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CHRIS MACLEAVY Posts

Our Great Inheritance

Preached at my church on 21st September 2014, this message encourages those who know Jesus Christ to enter into the fullness of what it means to have their identity found in Christ, as adopted children in the family of God.

What is Ministry, Anyway? (Part 2)

God is the Creator. Therefore, in order to be faithful we must inquire concerning God’s purpose in and for his creation. The world exists as the product of the outflow of divine love; the eternal relationship between Father, Spirit and Son, and his invitation for us to participate in the life of the Trinity[1]. God is not simply saving individuals and preparing them for heaven, but rather he’s setting apart a people among whom he can dwell, and who by their unity and diversity can represent his life and love to all nations[2]. Everyone gets community, but recently this took on new meaning for me when I became the step-father to a 10 year old with Cerebral Palsy, a hearing impairment and an intellectual impairment. The Apostle Paul talks about God’s sovereign and loving arrangement of His people in 1 Corinthians 12:18. So, with the knowledge that God has intentionally ordained some to be weaker, by Paul’s definition our churches are not complete without the presence of people living with some form of “disability”. But if that’s the case, why is it that we don’t see more people who are in some way disabled in our churches?

What is Ministry, Anyway? (Part 1)

So what is ministry, anyway? I want to offer four ideas. Four keys that have unlocked for me what ministry is. Not that I’ve “discovered”ministry; but that as I reflect on my life, I see the gradual revealing of my participation in God’s story and how it has shaped me – but more specifically for today – how it has moulded the way that I approach this “ministry thing”. My prayer today is that God would use my story (not that you’d see me though) to give us some tangible ways in which our theology of ministry can be practically applied to our daily lives, that God might get the glory both inside and outside the church.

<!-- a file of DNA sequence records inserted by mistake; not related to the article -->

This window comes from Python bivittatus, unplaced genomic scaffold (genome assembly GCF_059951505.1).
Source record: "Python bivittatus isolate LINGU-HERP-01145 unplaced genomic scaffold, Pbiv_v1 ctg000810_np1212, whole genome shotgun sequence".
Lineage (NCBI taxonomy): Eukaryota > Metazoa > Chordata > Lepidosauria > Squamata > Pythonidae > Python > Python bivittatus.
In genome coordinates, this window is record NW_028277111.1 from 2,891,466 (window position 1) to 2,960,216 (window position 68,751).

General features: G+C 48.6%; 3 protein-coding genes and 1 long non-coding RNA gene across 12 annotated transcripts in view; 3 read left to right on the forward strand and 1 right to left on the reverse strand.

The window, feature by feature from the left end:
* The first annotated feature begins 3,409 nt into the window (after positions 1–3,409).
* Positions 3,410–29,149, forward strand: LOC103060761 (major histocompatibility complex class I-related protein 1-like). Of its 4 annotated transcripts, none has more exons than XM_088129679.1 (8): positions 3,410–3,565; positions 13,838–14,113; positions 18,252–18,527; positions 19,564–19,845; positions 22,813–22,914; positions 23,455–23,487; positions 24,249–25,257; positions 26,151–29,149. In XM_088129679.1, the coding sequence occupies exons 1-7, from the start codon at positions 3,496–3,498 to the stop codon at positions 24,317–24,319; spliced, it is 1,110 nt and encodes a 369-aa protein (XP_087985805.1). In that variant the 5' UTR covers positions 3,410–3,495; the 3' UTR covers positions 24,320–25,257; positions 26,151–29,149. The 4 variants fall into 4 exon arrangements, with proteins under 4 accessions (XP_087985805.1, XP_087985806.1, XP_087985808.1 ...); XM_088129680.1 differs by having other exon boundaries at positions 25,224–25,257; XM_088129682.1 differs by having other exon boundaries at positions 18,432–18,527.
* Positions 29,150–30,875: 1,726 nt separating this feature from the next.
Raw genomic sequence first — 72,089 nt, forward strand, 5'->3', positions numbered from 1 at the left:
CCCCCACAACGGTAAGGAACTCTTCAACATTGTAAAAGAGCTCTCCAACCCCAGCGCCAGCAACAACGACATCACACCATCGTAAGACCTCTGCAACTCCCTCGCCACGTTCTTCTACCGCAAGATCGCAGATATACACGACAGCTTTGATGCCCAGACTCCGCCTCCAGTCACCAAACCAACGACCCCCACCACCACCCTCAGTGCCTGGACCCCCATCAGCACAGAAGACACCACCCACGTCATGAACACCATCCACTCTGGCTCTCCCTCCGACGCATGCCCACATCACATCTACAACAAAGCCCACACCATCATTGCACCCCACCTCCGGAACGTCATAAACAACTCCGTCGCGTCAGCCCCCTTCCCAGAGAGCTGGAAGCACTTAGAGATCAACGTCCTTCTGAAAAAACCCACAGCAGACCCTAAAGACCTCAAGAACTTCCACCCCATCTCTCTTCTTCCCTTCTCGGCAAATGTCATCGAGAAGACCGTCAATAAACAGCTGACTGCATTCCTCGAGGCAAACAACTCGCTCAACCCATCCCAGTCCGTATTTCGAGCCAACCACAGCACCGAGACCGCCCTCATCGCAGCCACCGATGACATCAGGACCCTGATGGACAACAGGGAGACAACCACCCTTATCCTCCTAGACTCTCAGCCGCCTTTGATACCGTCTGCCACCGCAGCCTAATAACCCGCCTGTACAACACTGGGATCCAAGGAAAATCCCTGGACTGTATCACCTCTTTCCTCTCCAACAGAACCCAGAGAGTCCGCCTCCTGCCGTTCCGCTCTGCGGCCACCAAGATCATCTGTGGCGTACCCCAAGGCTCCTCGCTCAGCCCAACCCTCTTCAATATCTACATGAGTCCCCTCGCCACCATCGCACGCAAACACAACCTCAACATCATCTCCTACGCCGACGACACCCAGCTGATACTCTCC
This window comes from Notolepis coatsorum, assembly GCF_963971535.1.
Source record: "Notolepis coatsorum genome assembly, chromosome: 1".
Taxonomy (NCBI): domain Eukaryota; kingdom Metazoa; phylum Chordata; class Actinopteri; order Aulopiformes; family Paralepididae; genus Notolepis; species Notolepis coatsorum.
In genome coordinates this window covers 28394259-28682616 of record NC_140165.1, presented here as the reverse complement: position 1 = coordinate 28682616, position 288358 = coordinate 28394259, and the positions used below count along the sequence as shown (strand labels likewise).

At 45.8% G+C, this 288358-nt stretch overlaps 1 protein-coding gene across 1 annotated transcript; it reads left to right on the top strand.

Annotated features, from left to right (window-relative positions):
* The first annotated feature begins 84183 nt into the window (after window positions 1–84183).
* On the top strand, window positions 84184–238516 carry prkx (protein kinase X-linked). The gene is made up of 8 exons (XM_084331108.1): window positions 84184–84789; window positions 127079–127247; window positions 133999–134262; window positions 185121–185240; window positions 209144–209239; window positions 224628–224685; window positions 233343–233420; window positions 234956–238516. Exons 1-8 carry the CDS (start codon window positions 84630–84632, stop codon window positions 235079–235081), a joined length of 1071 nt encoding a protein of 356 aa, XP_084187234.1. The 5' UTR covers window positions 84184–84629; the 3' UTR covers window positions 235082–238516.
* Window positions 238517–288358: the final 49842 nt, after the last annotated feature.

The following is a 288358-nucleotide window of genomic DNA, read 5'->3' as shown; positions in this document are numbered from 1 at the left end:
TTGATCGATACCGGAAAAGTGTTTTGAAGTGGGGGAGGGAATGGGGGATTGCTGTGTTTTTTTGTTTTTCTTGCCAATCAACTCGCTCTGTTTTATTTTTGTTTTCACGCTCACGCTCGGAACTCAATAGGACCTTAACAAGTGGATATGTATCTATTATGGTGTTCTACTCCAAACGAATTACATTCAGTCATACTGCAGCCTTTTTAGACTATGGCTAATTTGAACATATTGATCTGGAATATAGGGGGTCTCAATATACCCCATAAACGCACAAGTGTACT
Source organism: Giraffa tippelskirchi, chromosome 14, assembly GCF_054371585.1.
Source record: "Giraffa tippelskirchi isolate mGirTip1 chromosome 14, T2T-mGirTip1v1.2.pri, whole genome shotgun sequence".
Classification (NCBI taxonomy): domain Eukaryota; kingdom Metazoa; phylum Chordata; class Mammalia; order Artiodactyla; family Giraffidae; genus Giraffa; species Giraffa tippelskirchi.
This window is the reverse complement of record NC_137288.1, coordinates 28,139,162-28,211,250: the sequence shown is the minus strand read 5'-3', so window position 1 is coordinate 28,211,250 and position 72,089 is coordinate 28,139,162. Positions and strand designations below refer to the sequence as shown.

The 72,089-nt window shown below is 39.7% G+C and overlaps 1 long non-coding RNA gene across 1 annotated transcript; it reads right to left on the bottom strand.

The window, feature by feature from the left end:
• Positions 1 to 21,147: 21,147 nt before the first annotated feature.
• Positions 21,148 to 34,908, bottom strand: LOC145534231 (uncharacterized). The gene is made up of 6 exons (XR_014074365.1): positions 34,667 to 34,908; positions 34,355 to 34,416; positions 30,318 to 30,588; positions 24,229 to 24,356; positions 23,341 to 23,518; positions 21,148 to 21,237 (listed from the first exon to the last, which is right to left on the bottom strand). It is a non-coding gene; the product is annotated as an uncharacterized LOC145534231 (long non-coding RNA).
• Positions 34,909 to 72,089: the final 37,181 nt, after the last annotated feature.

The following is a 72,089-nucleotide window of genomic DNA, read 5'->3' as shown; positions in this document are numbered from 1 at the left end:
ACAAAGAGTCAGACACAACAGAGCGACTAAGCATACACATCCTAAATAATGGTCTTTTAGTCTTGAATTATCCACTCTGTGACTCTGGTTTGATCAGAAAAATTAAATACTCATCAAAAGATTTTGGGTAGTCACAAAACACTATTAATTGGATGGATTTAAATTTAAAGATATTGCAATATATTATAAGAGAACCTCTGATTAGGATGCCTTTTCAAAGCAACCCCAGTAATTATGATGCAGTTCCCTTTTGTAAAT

Justification is Not ‘Just-as-if-I’d Never Sinned’

Lately I’ve been hearing preachers declare the good news of justification – a word central to the Christian Gospel. They frequently use the catchy word-play that justified means “just-as-if-I’d never sinned”. It seems like a clever phrase, and something that we as Christians can celebrate. But it’s not really that clever, because justification is so much more than this. The main flaw with this definition is that it’s incomplete. Justification should never be reduced to merely the removal of sin. It’s not a negative – sin being dealt with – it’s a positive: I have moved into a right relationship with God. Let’s explore a legal metaphor first. Recently there has been a court battle going on where a person was accused of a significant…

We Shared the Gospel with You, and our Lives as well

Yesterday our church family said goodbye to some dear friends. It was a bittersweet moment as the congregation joined in prayer to bless this couple prior to their departure back to the USA in a few days time. It would not be an exaggeration to say that during their time serving the church in Australia, they had touched every life with the love and grace that Jesus Christ exemplified, and every heart was heavy to see them go. At the same time, they (and we) know that their journey back to the US is in God’s timing, and so they were released with the most love-filled blessing a congregation could express. When Greg and Linda were invited to say a few departing words, Greg captured…

Compassion, the Gospel, and Us

An amazing thing about compassion is that because of God, it’s indestructible.

This Sunday we continued our series on the character of Christ. Taking examples from remarkable people like Mother Teresa, we saw what true Christ-empowered compassion really looks like. And along with forgiveness, humility and love, as Christians we are called to clothe ourselves (Colossians 3:12) with compassion as we represent Christ to the world. Mother Teresa’s life undeniably embodies compassion both in her everyday and through specific events; like when she convinced the committee that awarded her the Nobel Peace Prize to use the finances for her awards dinner to feed 400 starving children…for a year.

But the message of compassion is never complete if it doesn’t begin where this post started.

Pray for your Wife

I’m now fast approaching seven weeks until I get married. As I reflect upon the way that my life will change (and is already changing), I’m reminded of the way in which Scripture calls me to love my wife, and how Jesus demonstrated that love and relationship in community with the Father and the Spirit through prayer. It’s so important that I pray for my wife. And I don’t just mean a quick little prayer for her in the morning or at night; I mean intentional and devoted praying for her. As I’ve been thinking about reasons I need to pray for my wife, here are a few: Prayer causes me to consider her. I have a busy life, and I can easily be distracted…